Displaying knowledge of Austrian history and culture demonstrates an awareness of the uniqueness of Austria. They may take offense against anyone who fails to recognize the clear distinction between them and the Germans.
The only thing that is truly German about Austria is the language and, even then, Austrian German is very different from standard or High German (Hochdeutsch) in vocabulary, idioms, and pronunciation. Mostly German and some English is spoken for business.
In business, courtesy titles Herr (‘Mr.’), Frau (‘Mrs.’) or Fräulein (‘Miss’) followed by the surname are still often used until invited to do otherwise. Educational titles are also widely used.
Austrians expect you to mean what you say and say what you mean. Do not make idle promises during conversation.
Austrians have a great sense of humor, and they will accept your joking so long as you are self-deprecating at the same time. However, humor has no place at a formal meeting or in the office where senior staff is present.
Austrians plan their schedules weeks, even months in advance and try to follow what they have pre-arranged on their calendars. Austrians are scrupulously punctual and expect others to observe the same courtesy at all times.
It is vital to be thoroughly well prepared for all meetings. All punctual people dislike wasting time and Austrians are no exception. The senior person present takes the chair and controls the agenda. There is little room for diverging from the agenda and less tolerance of improvised discussion.
Austrians like a direct approach to negotiations for the most part. A conference room is not the proper forum for humor.
Decision-making can be slow because Austrians tend to be risk-averse and make decisions methodically with tremendous precision. However, because responsibility for decision-making lies mainly with those at the top, it means that any action plan is likely to be implemented immediately. Austrians aim for mutual benefit in their business dealings, and expect their respect and trust to be reciprocated. Agreements are solid even in their pre-contract stage.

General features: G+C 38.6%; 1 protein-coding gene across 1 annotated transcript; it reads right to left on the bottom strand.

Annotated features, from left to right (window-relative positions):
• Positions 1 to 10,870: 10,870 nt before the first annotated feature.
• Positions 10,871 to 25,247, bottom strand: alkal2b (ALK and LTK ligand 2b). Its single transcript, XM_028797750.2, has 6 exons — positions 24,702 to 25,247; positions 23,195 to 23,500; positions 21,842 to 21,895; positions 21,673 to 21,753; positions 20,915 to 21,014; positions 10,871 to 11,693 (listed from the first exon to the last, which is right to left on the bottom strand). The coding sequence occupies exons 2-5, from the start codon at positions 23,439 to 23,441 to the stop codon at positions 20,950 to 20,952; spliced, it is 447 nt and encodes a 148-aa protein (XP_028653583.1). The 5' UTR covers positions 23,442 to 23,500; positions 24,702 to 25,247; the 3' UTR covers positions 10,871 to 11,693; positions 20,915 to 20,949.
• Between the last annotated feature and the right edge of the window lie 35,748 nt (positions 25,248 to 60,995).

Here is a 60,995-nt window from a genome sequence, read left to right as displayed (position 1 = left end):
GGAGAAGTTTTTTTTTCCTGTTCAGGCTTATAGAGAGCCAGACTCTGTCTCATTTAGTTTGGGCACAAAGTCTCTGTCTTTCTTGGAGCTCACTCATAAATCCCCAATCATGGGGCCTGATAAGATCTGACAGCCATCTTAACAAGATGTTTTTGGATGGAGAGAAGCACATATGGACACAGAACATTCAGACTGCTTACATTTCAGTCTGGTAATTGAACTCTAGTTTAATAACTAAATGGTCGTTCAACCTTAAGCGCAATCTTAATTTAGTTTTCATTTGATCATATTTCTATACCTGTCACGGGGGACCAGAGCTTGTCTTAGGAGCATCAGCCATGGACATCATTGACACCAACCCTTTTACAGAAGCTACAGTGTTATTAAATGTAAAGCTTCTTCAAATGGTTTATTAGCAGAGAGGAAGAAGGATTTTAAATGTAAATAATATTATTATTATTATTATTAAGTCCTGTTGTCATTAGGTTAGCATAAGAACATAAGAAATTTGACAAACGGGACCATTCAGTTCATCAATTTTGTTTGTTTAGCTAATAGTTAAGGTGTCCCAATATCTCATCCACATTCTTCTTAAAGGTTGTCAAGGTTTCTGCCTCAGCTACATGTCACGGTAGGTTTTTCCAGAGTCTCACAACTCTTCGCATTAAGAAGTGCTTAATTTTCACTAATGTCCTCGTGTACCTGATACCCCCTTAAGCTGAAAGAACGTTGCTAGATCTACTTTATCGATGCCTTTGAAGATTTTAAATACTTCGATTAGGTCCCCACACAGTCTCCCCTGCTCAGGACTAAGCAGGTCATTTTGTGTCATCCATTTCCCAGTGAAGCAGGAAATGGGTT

Welcome Topics of Conversation
- Austrian culture, theatre and music, especially classical music, are favorite topics. Haydn, Mozart, Schubert, Johann Strauss, Bruckner, Schönberg and Berg were all Austrian.
- Opera is a great love, especially that of Mozart and Richard Strauss, even though Strauss was born in Munich.
- The beauty of the architecture of Austria’s cities and local sites, as well as their historical art is always a good topic. Vienna is known as ‘the city of music’.
- Your international travel to other countries is also of interest.
- Discussing Austrian winter sports is always well received.
- Austrian food is appreciated with gusto, has a noted distinction from the typical German food. Show appreciation of their distinct restaurants, beer and wines.
- Austrian traditions are uniquely Austrian. Appreciate the distinctions.
Conversation to Avoid
- World War II and Austria’s role in the war can still be a sensitive topic.
- Anything that leads to a discussion around Anti-Semitism should be avoided.
- The Austrian religion is predominately Catholic, so different religious view aren’t usually discussed.
- Austrians are a rather private culture, so talk about separation and divorce is usually avoided. Because of their private nature, Austrians don’t usually discuss money matters outside of business
- Austrian hospitality is warm with a degree of formality. It is an honor to be invited to an Austrian’s home. Dress well and bring a gift.
- Talking too much about your education, professional experience, business success, and related achievements may be considered a boasting.
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